Write Emails That Can Help Your Not-For-Profit Gain Donations Not Lose Them

I applied for two positions with a not-for-profit in Cleveland, Ohio, although my heart is in Arizona and really want to move back there. The response I received regarding my inquiry about the employment opportunities was courteous, but it in no way opened the door or even suggested that I, Rebecca Sebek, could be a potential donor to this not-for-profit. Perhaps it was an oversight by the person who wrote it. But it could be an oversight that could cost the organization donations.

Here’s the email response I received:

Thank you for your interest in our organization. This position has been filled. Best of luck with your future endeavors.

Here’s what I would have wrote:

Thank you for your interest in our organization. This position has been filled. Please visit our website to learn more about the organization and potential future job openings. We appreciate your support! Best of luck with your future endeavors!

Do you see the difference? The first email basically writes me off, where as the second email asks me to do something for the organization — visit their website. It also indicates there could be future job openings which is why I’d want to visit their website. While I’m there, I may as well learn about the organization which I could be affiliated with in some way in the future. I’m also wished the best of luck which is a nice touch.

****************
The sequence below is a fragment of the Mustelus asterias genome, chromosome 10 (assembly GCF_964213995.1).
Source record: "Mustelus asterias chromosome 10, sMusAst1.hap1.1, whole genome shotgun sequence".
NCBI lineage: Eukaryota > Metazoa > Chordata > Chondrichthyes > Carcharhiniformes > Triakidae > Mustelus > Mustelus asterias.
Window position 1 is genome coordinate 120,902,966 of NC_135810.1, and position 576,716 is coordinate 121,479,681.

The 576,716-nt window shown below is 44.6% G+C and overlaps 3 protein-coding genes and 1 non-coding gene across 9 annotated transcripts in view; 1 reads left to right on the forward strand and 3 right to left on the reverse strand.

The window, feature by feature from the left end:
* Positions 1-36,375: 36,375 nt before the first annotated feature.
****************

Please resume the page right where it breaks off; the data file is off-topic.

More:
Not-for-profit organizations that rely on donations from the public — I am apart of the public. If you work for a not-for-profit, why not take any moment you can to advocate for your organization, even when you’re answering someone who responded to a job opportunity.

When I volunteered, not worked for, but volunteered for The Arizona Humane Society, I was told that I was a Goodwill Ambassador for the organization. Sometimes I would go Fry’s to grocery shop after my volunteer shift; I was still in my volunteer attire which consisted of my AHS shirt and jeans. I was courteous when people would stop and thank me for volunteering at AHS. They would ask me how they could get involved or when they didn’t ask me how they could get involved, I wove it into the conversation. I was never pushy. I believed (still do) in AHS, I was more than happy to be a Goodwill Ambassador for them and the animals. If the people I spoke with felt inclined to donate their money or time to AHS then I did what I was supposed to do — be an advocate for AHS.

If you work for a not-for-profit, you better make sure you employees know what the term not-for-profit means. It means you rely on donations from the general public, organizations, and philanthropists. You also rely on volunteers to help you run events, organize fundraisers, and do whatever else needs to be done to ensure the organization brings in as much donations as possible.

There’s nothing wrong with being an advocate for the organization your work for, unless, of course, you’re told not to tell people about what you do or don’t like your job. Employees of not-for-profits could use every minute they get to spread the word about their organization. Giving people a website to visit or a phone number a call isn’t breaking any rules.

If you don’t understand how business and developing relationships work, perhaps it’s time to take some courses before somebody realizes you don’t know what you’re doing. You could cost your organization money and future money. Learn all you can about marketing and PR and how to write winning emails that will make people want to donate to your organization now and in the future!


How well do you write emails that will entice people to donate to your not-for-profit organization? Share.